This Oil Channel interview with a Gran Tierra executive highlights that the company holds 1,100,000 acres in contracts with the ANH to develop in Putumayo, but that Gran Tierra is a company that is focused on conventional projects, on conventional deposits, with conventional methods. This seemingly rules out their interest in fracking.
Putumayo is a department in the south-west part of Colombia, bordering Ecuador and Peru. It is considered part of the Amazon natural region and the Amazon rainforest.
Calgary-based Canacol Energy Ltd.
The Canacol website notes, “Canacol Energy Ltd. is a leading natural gas exploration and production company in Colombia.”
Bogota-based CNE Oil and Gas is a subsidiary of Canacol Energy Ltd.
In December 2015, Reuters reported, “U.S.-based ConocoPhillips and CNE Oil and Gas, a subsidiary of Canada’s Canacol Energy, have both signed non-traditional exploration agreements with the national hydrocarbons agency following the change, the agency said in a statement.”
That article adds, “Exploration will take place in the VMM-3 block, in the northeastern provinces of Cesar and Santander, and will require at least $85 million in investment.”
More recently, Reuters reported, “Colombia has shelved two environmental licensing requests made by oil companies ConocoPhillips and Canacol Energy Ltd for fracking projects in northern Cesar province, two sources with knowledge of the matter said on [March 20].”
That article also notes, “The companies did not meet minimum conditions for the Piranga project, a source from the licensing authority said, while the Plata project raised possible water protection concerns.”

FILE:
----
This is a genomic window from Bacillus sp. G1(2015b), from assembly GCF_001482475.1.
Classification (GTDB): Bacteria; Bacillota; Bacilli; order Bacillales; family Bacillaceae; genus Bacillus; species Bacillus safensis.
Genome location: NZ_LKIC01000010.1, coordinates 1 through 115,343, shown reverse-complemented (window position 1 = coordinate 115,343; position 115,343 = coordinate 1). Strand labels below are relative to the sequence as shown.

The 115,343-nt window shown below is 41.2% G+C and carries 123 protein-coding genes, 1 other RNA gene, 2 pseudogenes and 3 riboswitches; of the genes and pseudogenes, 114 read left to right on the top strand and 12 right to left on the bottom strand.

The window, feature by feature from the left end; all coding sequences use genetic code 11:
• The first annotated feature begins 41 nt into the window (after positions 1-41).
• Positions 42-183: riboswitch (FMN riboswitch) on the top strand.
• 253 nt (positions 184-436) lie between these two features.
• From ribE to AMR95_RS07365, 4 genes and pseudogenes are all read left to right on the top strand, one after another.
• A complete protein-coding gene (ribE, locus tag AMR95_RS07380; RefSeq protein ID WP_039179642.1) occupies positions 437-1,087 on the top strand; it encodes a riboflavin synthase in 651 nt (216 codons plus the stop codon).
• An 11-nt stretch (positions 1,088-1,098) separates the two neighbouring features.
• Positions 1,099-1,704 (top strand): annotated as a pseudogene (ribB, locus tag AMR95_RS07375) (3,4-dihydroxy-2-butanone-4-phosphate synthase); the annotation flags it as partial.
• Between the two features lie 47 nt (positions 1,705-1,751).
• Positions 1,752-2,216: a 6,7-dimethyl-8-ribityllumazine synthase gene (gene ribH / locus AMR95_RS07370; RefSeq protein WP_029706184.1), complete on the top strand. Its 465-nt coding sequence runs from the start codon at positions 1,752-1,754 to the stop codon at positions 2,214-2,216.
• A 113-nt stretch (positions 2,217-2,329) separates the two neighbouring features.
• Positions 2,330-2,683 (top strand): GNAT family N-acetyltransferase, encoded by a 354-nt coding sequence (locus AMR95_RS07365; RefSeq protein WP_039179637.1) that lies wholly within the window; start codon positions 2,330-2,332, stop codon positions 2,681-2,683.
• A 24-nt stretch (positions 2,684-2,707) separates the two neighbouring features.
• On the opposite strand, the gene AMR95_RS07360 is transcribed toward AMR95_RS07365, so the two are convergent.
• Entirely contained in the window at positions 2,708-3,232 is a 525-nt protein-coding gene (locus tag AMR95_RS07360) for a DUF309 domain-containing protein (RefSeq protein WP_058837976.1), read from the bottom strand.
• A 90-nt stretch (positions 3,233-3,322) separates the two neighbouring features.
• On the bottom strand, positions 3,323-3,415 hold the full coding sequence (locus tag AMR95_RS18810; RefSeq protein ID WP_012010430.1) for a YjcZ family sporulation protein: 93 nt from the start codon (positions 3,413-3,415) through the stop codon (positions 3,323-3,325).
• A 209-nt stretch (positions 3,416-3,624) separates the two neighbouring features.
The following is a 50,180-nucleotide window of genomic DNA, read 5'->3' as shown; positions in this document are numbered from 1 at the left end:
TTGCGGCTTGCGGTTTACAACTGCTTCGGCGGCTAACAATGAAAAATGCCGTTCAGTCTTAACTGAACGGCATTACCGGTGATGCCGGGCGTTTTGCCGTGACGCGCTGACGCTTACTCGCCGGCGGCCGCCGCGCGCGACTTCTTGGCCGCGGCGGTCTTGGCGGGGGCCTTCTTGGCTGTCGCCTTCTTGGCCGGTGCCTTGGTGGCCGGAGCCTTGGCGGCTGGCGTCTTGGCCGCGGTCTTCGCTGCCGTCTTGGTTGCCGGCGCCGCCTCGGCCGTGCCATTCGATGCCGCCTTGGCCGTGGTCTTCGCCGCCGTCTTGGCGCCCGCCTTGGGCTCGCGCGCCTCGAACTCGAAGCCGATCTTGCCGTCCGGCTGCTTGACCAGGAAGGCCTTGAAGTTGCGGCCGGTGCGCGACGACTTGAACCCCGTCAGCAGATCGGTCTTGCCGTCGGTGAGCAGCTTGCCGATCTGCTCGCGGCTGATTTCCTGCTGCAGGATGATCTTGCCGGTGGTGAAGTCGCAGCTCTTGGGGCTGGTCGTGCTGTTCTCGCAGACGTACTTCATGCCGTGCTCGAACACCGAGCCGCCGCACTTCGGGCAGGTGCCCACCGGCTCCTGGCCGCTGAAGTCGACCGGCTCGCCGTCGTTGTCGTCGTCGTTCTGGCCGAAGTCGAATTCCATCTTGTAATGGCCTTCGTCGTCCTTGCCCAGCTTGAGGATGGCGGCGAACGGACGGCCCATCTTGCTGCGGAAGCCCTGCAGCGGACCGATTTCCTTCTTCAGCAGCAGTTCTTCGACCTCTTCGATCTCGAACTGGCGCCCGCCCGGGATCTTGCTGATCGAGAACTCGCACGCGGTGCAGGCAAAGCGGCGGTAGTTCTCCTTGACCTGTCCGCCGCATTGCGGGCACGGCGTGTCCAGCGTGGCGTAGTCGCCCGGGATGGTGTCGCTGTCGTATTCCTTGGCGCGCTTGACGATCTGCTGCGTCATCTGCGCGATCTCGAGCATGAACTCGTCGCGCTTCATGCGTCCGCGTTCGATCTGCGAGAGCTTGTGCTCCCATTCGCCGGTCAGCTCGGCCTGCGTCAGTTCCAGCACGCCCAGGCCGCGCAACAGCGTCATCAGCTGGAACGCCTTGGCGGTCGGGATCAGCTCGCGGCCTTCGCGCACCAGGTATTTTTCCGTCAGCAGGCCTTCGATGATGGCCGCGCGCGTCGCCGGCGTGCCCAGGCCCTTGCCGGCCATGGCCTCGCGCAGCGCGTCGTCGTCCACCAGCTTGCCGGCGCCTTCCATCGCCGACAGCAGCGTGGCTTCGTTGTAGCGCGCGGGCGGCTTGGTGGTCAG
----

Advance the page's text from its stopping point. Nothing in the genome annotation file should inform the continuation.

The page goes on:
Notably, it also highlights, “U.S.-based ConocoPhillips and Canada’s Canacol can request to re-open the licensing process for the projects in the future, the source said, adding the decision is not a definitive no.”
More questions, human rights implications
Little is known about the fracking pilot projects that are set to proceed in 2020.
On September 24, Reuters reported there would be four pilot projects run by Drummond, Ecopetrol, Exxon Mobil and Conoco Phillips according to the Colombia Petroleum Association. That article does not specify if Canacol/CNE Oil and Gas would be again working with Conoco Phillips on a fracking project next year.
On September 25, Reuters also reported Ecopetrol chief executive Felipe Bayon saying there could be more than four pilot projects, while declining to specify the exact locations of the projects and which companies Ecopetrol might work with.
In terms of socio-environmental impacts, Columbia University’s Earth Institute recently published an opinion piece by Columbia Center on Sustainable Investment researcher Alexander Rustler titled Fracking Could Threaten Peace in Colombia.
We will continue to monitor the human rights and environmental implications of this rapidly evolving situation, listen to the concerns of human rights defenders in Colombia, and share information observed on the ground through a non-partisan analysis.
Part of that process involves bringing representatives from CREDHOS and CCALCP, two Colombian human rights organizations, to Canada this November for meetings with government officials, civil society groups and the legal community, as well as to speak at universities and public forums.